Sharon Funchess’s voice is a bionic force. Even without the band’s doomsaying, electro-goth production, there’s enough fire in her bellow to raze small cities. Imagine Grace Jones as a monster truck rally announcer, and you start to understand how Funchess could make even a run through her grocery list sound like the impending apocalypse. On the full-length debut from her band Light Asylum, Funchess’s fire, and the coldwave synths that surround it, achieve a thrilling symbiosis, while the loaded religious imagery of her lyrics make singles “IPC” and “A Certain Person” as confrontational and provocative as they are catchy. Light Asylum’s debut isn’t perfect, but there’s not much else like it out there right now — which is probably much more important.
By Ben Fong-Torres on 06.30.09 in Icons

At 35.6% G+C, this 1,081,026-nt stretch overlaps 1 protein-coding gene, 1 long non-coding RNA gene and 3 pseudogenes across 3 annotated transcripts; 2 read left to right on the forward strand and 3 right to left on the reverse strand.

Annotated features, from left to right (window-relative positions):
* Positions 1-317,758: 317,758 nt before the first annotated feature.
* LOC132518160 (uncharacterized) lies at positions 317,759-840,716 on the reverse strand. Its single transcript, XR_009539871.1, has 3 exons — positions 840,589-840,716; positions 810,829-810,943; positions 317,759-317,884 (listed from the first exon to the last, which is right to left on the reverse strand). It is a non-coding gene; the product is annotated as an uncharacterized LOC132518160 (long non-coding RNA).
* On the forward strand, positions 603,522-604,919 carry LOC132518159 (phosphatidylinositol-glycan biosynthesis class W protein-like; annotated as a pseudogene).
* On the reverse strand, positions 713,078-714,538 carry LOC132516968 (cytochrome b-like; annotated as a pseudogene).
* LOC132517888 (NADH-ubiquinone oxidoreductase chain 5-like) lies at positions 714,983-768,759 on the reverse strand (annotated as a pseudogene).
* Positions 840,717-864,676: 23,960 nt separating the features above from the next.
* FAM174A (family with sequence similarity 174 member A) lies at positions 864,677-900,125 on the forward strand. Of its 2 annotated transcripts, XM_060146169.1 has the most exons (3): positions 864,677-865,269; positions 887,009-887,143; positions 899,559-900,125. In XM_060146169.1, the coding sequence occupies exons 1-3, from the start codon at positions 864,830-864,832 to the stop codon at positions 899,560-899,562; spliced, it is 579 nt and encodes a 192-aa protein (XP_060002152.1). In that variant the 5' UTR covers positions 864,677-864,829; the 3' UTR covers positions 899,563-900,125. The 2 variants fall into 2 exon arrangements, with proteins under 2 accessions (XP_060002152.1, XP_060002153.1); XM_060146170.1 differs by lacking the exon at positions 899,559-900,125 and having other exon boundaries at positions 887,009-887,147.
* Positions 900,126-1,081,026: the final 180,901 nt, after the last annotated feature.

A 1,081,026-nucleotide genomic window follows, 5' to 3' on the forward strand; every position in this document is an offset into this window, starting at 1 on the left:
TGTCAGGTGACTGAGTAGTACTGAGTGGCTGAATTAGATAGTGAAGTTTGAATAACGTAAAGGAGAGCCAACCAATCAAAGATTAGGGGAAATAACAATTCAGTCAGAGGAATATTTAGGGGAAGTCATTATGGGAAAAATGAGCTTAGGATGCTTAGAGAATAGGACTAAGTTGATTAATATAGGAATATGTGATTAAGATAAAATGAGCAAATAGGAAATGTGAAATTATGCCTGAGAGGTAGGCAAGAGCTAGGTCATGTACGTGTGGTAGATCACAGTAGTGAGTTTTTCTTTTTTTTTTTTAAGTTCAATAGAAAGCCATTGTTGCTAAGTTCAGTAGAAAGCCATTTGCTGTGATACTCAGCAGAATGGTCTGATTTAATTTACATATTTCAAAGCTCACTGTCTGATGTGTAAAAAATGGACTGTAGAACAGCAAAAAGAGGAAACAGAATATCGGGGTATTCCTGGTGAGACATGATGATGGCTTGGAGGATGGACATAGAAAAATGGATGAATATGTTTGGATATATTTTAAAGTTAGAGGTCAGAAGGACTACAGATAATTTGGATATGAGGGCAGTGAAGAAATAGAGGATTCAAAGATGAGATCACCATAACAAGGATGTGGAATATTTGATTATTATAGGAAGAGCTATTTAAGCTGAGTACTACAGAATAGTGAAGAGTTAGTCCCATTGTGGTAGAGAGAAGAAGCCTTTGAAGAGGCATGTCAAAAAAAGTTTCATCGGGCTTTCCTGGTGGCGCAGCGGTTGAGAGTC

Born in Brooklyn in 1941 and raised in Los Angeles, Harry Edward Nelson III became Nilsson in the mid '60s, when he began writing and performing - singing and playing piano and guitar. He recorded for RCA, an American...
By Mary Kinney on 02.06.15 in Features
For all of NYC's history of folk music, a giant metropolitan city with no recent rural history to speak of is an odd place for a comeback to take place.
By Marc Hogan on 11.07.14 in News
Yellow Ostrich are about to come full circle. The Brooklyn band (and alum of our sister site's eMusic Selects program) announced today it will play its last show on December 8 at Brooklyn's Glasslands Gallery. The Alex S...
By Judnick Mayard on 09.13.14 in Features
To celebrate the 20th anniversary of the Notorious B.I.G.'s iconic debut Ready to Die, Judnick Mayard shares her memories of growing up in the borough then and now through the lens of the album.